Lately, the concentration of multinational organizations and marketers in the country were the urban consumer. But, the effort to reach rural markets was lacking. However, this is transforming.
Online users are rising in the country’s rural regions thanks to the growth of smartphone users and affordable data plans. An approximate of more than 650 million internet users will be there in India, and this is grabbing the attention of marketers to initiate new opportunities as the users are gradually rising.
Currently, out of the total revenue of FMCG majors, the rural FMCG market accounts for 30% to 50%. Furthermore, by 2025, this sector is likely to reach a valuation of Rs 14 lakh crore per year.
But, the question still prevails. What has recently changed in this market that makes it more active than before?
Currently, organizations are using technology to not only provide a push to their marketing strategies but also to provide a one-of-a-kind product or service atmosphere to the consumers in rural India.
That is where technology plays a crucial role. In many ways, technology has been aiding potential villages, hence idealizing the cost.
Additionally, a collaborated report by Mobile Marketing Association (MMA) and Isobar found that voice search queries are increasing at 270% in the country. That is because Indians are multilingual and are not prompt with typing. It is just quicker and convenient.
Inevitably, the digital atmosphere is engulfing rapidly in rural India, leading to the development of rural marketing.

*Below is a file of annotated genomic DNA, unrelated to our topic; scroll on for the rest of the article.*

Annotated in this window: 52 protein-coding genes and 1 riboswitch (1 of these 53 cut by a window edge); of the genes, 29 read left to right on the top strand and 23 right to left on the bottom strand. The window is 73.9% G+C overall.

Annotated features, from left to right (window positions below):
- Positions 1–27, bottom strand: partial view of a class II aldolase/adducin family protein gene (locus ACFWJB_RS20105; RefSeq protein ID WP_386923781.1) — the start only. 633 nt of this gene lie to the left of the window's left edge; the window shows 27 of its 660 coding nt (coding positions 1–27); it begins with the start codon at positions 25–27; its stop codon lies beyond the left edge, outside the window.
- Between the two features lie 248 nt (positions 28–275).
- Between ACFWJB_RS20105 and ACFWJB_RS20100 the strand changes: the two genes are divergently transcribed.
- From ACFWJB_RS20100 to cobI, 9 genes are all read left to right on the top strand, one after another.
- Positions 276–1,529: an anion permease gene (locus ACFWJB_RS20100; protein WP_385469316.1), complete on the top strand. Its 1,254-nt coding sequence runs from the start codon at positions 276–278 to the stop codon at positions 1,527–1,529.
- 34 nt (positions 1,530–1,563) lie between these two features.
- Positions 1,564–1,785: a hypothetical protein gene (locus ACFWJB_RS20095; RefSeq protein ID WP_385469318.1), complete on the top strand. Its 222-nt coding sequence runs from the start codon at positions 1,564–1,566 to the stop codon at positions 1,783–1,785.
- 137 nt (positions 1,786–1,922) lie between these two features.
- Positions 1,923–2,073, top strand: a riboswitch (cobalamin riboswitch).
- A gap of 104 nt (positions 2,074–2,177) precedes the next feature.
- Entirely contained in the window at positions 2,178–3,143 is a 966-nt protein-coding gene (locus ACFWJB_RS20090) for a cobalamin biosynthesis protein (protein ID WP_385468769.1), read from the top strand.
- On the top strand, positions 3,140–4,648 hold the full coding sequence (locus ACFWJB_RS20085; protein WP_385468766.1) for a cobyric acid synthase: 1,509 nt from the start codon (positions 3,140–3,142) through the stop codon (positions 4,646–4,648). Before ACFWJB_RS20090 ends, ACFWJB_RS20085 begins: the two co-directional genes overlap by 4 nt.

The presence of wholesale always dominated in the rural markets. While wholesalers are assuring that the last mile is served, they are opposed to selling fresh products.
The traditional wholesale techniques are lagging in terms of moving stocks. That generates issues for new companies in rural areas.
Utilizing an aggregation model for the rural areas could be pivotal. It helps brands to capture possible market space while avoiding the exorbitant cost of heavy-duty. Aggregation models aid brands, whether big or small, to broaden their reach faster and cheaper.
Numerous supply chain problems have been prominent in rural markets. However, those issues are being solved by leveraging technology. For instance, delivery confirmations, geo-tagging of vehicles, order tracking, etc. are now becoming popular with the help of technology.
To be frank, never in the past years did rural areas of the country have had numerous remarkable changes. It will result well for brands to activate this opportunity to become vigorous about their rural marketing mix of 4As: Awareness, Accessibility, Affordability, and Availability.